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Sep 29, 2004

Maritime law enforcers coordinate tactics

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The marine areas of Belize, including internal waters, territorial sea and exclusive economic zone, total thousands of square miles…and policing this vast space presents formidable challenges for law enforcement authorities. That’s why it’s especially important that the Fisheries Department, BDF, police and Port Authority, join forces to make the best use of scarce resources. Today, over twenty senior officials of the different agencies came together for a one-day seminar during which they discussed ways of improving efficiency. National Security Coordinator Alan User says that as the country moves toward establishment of a Coast Guard service, it is necessary to standardize procedures for law enforcement at sea.

Alan Usher, National Security Coordinator

?There are several sea going agencies: the fisheries, the police, the BDF, the Port Authority and we find that with the acquisition of this new capability within these departments there are diversified procedures. So what we are doing is to bring these organisations to one standard procedure that is acceptable both nationally and internationally.?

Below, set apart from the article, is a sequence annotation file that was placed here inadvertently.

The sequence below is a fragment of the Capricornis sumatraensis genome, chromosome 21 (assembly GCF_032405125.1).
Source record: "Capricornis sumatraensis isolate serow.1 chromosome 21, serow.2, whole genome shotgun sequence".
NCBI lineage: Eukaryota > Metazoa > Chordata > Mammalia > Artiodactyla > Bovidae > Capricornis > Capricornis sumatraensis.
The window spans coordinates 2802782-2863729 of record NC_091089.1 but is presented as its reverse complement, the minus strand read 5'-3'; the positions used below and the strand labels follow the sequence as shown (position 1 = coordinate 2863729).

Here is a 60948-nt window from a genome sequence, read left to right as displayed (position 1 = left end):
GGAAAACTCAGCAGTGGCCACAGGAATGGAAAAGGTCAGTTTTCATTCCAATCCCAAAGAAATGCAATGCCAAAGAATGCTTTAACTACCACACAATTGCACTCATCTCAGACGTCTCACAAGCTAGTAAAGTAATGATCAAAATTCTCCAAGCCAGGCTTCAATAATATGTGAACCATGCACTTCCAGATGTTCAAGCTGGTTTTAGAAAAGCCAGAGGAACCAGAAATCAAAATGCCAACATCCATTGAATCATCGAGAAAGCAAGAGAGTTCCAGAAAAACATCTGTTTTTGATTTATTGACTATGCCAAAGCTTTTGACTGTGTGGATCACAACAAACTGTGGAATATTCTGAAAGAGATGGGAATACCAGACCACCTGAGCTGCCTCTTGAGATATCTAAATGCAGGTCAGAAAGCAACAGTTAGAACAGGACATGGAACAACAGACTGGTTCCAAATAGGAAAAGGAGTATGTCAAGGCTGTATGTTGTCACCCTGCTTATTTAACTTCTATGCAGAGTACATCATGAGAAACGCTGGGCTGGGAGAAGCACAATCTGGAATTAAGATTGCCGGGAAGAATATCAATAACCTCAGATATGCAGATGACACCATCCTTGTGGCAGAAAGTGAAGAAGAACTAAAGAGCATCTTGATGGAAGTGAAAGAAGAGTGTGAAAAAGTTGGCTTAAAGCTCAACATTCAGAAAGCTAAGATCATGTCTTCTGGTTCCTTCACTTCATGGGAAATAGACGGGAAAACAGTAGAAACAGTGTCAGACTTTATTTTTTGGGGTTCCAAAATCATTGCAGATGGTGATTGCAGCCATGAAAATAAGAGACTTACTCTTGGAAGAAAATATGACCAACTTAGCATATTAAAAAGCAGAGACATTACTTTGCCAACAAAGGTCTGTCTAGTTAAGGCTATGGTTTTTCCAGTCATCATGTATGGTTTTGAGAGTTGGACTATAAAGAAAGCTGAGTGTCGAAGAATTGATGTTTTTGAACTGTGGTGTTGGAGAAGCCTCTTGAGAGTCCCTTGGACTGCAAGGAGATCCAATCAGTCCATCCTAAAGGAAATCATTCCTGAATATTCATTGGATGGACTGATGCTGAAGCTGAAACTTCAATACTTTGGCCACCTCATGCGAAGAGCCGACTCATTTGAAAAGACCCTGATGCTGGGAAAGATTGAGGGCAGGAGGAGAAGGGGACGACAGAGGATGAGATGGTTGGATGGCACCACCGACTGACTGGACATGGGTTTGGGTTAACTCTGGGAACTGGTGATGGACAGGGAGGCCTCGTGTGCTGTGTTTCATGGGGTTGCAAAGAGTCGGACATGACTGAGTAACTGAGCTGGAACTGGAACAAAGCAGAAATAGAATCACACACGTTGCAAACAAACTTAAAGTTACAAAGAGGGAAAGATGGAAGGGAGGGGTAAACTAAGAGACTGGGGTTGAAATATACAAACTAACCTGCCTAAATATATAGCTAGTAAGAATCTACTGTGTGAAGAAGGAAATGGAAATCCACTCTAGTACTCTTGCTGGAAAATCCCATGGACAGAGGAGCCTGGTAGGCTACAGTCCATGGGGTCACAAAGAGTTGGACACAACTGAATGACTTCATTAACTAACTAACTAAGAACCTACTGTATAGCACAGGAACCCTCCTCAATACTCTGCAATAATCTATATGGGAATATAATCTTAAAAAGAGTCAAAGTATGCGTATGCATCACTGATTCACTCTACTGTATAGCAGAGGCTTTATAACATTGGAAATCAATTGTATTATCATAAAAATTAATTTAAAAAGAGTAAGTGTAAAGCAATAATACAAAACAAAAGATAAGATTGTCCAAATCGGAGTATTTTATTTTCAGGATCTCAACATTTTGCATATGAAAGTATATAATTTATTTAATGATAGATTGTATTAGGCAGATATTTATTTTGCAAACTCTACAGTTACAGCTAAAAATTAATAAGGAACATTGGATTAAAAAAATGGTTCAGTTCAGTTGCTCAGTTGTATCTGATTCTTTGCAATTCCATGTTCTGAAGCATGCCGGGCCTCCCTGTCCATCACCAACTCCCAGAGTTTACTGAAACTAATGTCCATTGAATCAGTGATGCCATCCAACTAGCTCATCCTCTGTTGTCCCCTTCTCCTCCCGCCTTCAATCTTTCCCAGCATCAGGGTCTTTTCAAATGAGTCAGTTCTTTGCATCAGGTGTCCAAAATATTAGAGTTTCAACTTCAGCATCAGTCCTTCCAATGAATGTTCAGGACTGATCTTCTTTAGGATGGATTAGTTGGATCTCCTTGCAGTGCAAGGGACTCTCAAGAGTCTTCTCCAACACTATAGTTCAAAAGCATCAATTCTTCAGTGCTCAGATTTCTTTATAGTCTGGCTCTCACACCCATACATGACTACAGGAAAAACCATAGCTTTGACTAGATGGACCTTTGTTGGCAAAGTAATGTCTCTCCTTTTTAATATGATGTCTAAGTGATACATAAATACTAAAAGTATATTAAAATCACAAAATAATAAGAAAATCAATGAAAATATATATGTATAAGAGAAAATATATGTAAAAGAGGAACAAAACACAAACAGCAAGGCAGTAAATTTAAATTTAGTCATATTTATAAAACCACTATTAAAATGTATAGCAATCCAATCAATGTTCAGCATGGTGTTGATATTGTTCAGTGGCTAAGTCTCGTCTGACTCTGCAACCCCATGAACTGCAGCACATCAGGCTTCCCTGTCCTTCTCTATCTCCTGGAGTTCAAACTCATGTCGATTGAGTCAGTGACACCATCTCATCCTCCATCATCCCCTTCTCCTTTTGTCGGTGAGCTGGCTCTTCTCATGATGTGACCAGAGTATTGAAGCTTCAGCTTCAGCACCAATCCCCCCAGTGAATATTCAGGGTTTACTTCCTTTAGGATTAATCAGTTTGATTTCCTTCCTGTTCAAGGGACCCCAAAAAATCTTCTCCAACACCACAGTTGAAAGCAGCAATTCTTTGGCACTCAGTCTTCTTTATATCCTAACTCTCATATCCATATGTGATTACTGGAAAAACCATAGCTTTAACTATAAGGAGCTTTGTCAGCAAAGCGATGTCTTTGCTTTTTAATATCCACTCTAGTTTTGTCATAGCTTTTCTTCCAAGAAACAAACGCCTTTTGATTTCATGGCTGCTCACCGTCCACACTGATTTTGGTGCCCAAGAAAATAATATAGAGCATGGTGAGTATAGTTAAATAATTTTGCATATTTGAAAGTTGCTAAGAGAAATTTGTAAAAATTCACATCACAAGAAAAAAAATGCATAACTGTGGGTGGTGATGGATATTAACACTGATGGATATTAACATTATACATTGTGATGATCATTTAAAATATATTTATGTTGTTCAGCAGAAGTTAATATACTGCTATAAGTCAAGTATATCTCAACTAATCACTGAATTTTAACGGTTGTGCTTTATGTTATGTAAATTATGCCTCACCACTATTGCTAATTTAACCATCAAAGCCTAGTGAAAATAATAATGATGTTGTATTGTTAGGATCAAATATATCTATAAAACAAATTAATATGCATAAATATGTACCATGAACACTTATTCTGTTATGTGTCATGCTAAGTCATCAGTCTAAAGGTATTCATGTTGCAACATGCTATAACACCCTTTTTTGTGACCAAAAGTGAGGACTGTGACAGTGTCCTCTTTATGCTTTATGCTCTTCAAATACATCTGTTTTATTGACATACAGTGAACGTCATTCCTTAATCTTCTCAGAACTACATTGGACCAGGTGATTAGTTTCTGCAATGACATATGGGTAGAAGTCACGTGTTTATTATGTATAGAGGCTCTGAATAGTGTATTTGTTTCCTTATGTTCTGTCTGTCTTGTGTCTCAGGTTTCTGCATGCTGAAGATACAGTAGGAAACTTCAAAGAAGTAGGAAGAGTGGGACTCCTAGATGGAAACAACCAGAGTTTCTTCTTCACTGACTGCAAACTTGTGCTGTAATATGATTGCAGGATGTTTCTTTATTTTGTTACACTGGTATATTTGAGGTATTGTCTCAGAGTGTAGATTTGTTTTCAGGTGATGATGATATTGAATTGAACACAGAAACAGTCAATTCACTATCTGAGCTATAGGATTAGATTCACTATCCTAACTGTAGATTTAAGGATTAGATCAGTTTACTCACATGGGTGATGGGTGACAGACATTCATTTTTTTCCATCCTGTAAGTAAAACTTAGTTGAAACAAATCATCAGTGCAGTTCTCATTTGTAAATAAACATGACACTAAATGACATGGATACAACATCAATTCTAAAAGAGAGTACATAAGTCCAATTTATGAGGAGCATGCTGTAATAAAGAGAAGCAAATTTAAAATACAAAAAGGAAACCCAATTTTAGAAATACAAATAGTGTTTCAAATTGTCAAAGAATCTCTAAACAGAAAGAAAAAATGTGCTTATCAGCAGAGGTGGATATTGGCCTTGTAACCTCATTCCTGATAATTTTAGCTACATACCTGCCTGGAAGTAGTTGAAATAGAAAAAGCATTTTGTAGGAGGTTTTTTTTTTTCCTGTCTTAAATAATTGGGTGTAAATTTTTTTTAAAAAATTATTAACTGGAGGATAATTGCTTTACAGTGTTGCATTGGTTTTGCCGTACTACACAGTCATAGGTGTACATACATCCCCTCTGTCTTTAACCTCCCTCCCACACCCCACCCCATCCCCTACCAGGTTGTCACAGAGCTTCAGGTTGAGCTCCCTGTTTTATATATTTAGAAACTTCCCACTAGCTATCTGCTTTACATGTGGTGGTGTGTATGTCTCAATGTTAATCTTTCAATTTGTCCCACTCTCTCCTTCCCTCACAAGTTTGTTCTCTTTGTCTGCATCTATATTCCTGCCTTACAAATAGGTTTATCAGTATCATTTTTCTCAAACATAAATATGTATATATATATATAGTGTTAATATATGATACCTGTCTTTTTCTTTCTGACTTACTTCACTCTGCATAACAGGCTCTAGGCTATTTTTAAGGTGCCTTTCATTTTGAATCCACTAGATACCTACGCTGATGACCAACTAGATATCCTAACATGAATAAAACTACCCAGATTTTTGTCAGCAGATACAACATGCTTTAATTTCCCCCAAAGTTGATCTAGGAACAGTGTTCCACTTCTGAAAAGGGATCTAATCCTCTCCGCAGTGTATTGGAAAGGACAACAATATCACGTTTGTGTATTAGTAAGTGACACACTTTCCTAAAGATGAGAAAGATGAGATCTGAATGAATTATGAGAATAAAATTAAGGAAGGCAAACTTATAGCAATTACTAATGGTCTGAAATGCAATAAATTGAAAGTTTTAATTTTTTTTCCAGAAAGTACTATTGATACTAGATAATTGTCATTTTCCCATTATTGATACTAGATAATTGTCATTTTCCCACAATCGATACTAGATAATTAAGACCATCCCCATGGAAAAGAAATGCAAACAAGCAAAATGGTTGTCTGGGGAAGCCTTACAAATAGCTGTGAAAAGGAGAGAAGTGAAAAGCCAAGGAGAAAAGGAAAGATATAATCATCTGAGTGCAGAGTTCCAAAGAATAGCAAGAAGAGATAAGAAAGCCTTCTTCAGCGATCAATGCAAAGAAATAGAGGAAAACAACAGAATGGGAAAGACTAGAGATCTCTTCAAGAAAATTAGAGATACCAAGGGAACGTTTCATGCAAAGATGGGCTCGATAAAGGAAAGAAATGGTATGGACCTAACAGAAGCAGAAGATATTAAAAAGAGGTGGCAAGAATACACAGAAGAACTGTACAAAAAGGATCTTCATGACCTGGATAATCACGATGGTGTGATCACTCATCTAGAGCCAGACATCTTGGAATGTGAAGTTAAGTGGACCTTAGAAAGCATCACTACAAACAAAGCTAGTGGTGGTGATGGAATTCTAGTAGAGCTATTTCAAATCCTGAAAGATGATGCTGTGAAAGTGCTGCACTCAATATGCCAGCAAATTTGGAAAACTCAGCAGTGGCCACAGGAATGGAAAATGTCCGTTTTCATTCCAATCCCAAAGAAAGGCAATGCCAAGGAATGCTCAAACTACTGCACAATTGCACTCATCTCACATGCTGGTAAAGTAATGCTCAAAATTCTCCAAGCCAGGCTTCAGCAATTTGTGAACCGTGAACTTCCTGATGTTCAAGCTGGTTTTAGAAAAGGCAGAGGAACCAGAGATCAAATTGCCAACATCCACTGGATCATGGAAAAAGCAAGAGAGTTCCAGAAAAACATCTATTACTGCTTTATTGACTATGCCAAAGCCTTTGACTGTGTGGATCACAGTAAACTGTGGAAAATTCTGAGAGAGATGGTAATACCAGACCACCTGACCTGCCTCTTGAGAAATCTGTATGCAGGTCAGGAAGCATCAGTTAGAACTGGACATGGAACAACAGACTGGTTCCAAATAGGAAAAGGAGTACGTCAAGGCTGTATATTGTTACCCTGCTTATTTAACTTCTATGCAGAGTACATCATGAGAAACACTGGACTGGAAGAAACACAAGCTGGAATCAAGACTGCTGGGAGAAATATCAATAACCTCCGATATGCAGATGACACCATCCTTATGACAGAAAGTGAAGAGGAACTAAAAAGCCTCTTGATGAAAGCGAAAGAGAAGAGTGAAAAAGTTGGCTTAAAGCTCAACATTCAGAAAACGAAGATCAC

?We want to achieve coordinated patrols. In other words, we would not wan to see a BDF boat, a police boat and a fisheries boat all on Glovers Reef; one looking out for Fisheries, one looking out for drugs smugglers, one for protection of our territorial integrity. We would like to see one boat on Glovers Reef, on Turneffe, with a policeman, a Fisheries officer, a military air support enforcing Belizean law within out sea spaces.?

Patrick Jones

?Do we have people breaking law at sea??

Alan Usher

?Yes, there is a constant pressure of fishing out of sea. There is constant pressure of people arriving illegally unto our shores from the sea, mostly from the south eastern approaches into Belize. And the problem that has been with us now for some time and that is drugs in large quantities being transported between the production country and the user, the supply and the user countries, transiting through Belizean waters. We feel that with aggressive patrols, coordinated aggressive patrols with composite crews we could enforce Belizean law within our sea spaces.?

Participants, who included senior enforcement officers, supervisors and managers, are now expected to go back to their respective departments and train their staff on how to maximize available resources in order to enhance the enforcement of maritime laws.

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Viewers please note: This Internet newscast is a verbatim transcript of our evening television newscast. Where speakers use Kriol, we attempt to faithfully reproduce the quotes using a standard spelling system.

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